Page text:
This is truth: God the Father only has perfect, unending, unfailing, redeeming love for those of us who know Him. Jesus the Son only has good thoughts toward us. God the Holy Spirit wants to fill us to overflowing with love from the Father. God chose us from before the foundation of the world. In love, He predestined us to be adopted as sons and daughters (Ephesians 1).

God is absolutely good. You are absolutely loved. Period.



A hero is defined as “one admired for his/her achievements and noble qualities.” Who is your hero? Is there a person who makes you a tiny bit “12-year-old-girl-giddy” when you think about hearing them in concert, seeing them speak live, or getting a front-row seat to watch them play their sport?

The most recent time I can remember being THAT giddy (in my heart, of course–no squealing was involved), is when I was at Passion Twenty-Ten. I had a front row, center seat for Chris Tomlin‘s soundcheck (what I like to call “my own personal concert!”). I was the usher of the VIP section where John Piper and his family were sitting during a session. I smiled and said a quick “hey” to Christy Nockels in one of the backstage hallways, as we passed by each other. I took a picture with Charlie Hall as he was walking through one of the main areas. I was about forty feet away from Louie Giglio and Andy Stanley as they were discussing program logistics for the next session when Andy would speak.

However, I was praying for an opportunity to meet one of my heroes, Beth Moore, who was also speaking at the event. I was so excited at even the prospect of talking with her, that I had “rehearsed” our conversation in my head. (Don’t make fun–you know you’ve done it.) I went through all the questions I would ask. I would make sure to tell her all of her books that I’ve read and Bible Studies that I’ve completed–and my favorite parts of each–so she would know what a devoted fan I was. I would gush about how much God has blessed me through her teaching. I would make sure to ask her to lay hands on me and pray for me. I was TOTALLY ready…

Then, God stopped me and I felt him say, “No. You would shut your mouth. You would just want to hear her talk. You would use all the time with which you were graced, to hear from her. You would savor and listen to every word she spoke.” Lord, thank you for our godly heroes. Bless them today, in Jesus’ Name.

How would you react to meeting your hero? Would you be scared speechless? Would you be totally star-struck? Would you talk their ear off? Have you already had that conversation in your head many times, too? Come on, be honest…

I believe the people in Luke 19:47-48 had the perfect response:

And he [Jesus] was teaching daily in the temple. The chief priests and the scribes and the principal men of the people were seeking to destroy him, but they did not find anything they could do, for all the people were hanging on his words.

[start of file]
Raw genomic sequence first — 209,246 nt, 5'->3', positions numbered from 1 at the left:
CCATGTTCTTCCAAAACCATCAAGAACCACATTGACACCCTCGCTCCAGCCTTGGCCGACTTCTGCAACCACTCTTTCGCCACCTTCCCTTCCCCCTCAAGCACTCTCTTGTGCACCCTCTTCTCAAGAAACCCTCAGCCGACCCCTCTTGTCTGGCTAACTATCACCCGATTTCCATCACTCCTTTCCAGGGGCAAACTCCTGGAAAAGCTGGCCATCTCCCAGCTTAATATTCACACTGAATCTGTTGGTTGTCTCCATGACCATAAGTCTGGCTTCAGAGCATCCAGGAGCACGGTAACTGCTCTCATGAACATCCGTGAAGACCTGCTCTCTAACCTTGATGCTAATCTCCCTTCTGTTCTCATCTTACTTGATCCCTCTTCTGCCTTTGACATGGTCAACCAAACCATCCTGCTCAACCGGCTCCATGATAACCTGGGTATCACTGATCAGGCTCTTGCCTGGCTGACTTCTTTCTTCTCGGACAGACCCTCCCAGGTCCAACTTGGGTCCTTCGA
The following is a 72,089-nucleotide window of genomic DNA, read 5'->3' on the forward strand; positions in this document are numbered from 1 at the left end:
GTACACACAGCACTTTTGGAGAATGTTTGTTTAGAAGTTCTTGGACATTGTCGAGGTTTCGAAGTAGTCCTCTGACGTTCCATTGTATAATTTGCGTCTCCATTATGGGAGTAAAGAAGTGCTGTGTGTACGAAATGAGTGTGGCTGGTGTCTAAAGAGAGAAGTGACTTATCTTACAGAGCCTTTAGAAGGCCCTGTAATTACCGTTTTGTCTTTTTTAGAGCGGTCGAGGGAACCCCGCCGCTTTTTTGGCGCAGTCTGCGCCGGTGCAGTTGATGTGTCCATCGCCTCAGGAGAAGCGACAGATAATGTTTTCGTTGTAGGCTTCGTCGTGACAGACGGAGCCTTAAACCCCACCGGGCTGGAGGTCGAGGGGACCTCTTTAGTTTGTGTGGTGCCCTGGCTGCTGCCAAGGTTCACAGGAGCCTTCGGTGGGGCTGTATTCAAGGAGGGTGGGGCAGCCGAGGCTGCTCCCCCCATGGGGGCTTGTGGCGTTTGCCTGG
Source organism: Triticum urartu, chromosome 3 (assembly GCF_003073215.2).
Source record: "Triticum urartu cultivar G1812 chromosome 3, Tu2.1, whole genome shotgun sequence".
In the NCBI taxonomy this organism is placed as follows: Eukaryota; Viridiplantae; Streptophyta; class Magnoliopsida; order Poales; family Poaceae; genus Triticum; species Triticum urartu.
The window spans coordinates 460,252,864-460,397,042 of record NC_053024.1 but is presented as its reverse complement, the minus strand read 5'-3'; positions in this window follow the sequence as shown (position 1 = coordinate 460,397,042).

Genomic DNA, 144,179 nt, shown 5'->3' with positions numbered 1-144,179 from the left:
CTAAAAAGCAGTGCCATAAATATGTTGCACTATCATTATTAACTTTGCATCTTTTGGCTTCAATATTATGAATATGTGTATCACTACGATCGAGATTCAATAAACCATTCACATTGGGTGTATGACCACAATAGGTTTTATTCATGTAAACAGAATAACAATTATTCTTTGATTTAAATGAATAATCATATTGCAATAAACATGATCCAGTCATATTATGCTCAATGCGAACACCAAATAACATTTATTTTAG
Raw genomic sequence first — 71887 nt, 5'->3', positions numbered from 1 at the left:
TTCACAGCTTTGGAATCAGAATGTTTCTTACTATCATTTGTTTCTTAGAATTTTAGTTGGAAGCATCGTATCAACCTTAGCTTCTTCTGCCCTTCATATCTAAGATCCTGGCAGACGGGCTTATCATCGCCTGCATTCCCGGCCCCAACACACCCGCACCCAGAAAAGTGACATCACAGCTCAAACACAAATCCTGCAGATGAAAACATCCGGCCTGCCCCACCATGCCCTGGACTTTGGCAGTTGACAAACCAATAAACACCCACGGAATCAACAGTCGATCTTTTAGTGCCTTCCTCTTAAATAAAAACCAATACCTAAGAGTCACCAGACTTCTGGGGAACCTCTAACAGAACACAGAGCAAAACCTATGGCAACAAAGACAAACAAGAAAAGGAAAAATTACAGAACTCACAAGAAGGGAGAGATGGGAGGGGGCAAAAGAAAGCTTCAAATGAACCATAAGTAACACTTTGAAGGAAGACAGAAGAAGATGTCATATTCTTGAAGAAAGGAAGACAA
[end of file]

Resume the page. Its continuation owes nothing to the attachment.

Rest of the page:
I love how the author, Luke, is specific to say that Jesus was teaching daily in the temple. The apostle Paul says that under the new covenant, believers in Christ are now the temple of the Holy Spirit (1 Corinthians 3:16, 6:19). We are the temple. It is no longer a building. Jesus is teaching each of us DAILY through His Holy Spirit who lives in us. He speaks to our heart through His gentle, leading voice. He teaches us more about Himself through Scripture. He has absolutely every intention and desire to “teach in the temple daily,” just as He did when He walked the earth two-thousand years ago. So incredible.

“Hanging on His words.” I love that phrase. This is an exact English translation from the Greek word Luke used. We have all seen a picture of someone hanging from the side of a building or dangling from a jagged cliff. There is desperation on his face, but determination in his fingertips. Everything depends on hanging on, otherwise death is imminent. In that moment, NOTHING else matters. There is nothing else that takes precedence. I believe that is specifically what Luke was trying to communicate in verse 48: those people had figured out that life was in this man Jesus’ words. They needed Him. Hanging onto His words was a matter of life and death.

Is anything distracting you right now from Jesus and the words that He’s speaking to you? Has anything else become more important? Has the enemy “stepped on your fingertips” as you’ve tried to hang on? Do you feel like you fell a long time ago and there’s no hope to get back up? Are you simply afraid of what Jesus might say? No matter what the Lord allows or brings into your life, His Word never changes–hang on it with desperation and determination. Ask Jesus for help–He has nothing but perfect love for you.

As much as I would love to have a conversation with Beth Moore, I can make it through life just fine without doing so. However, I promise you, if I never had another conversation with Jesus, it would be the death of me. I need every word He whispers to my heart. I hang onto them for dear life.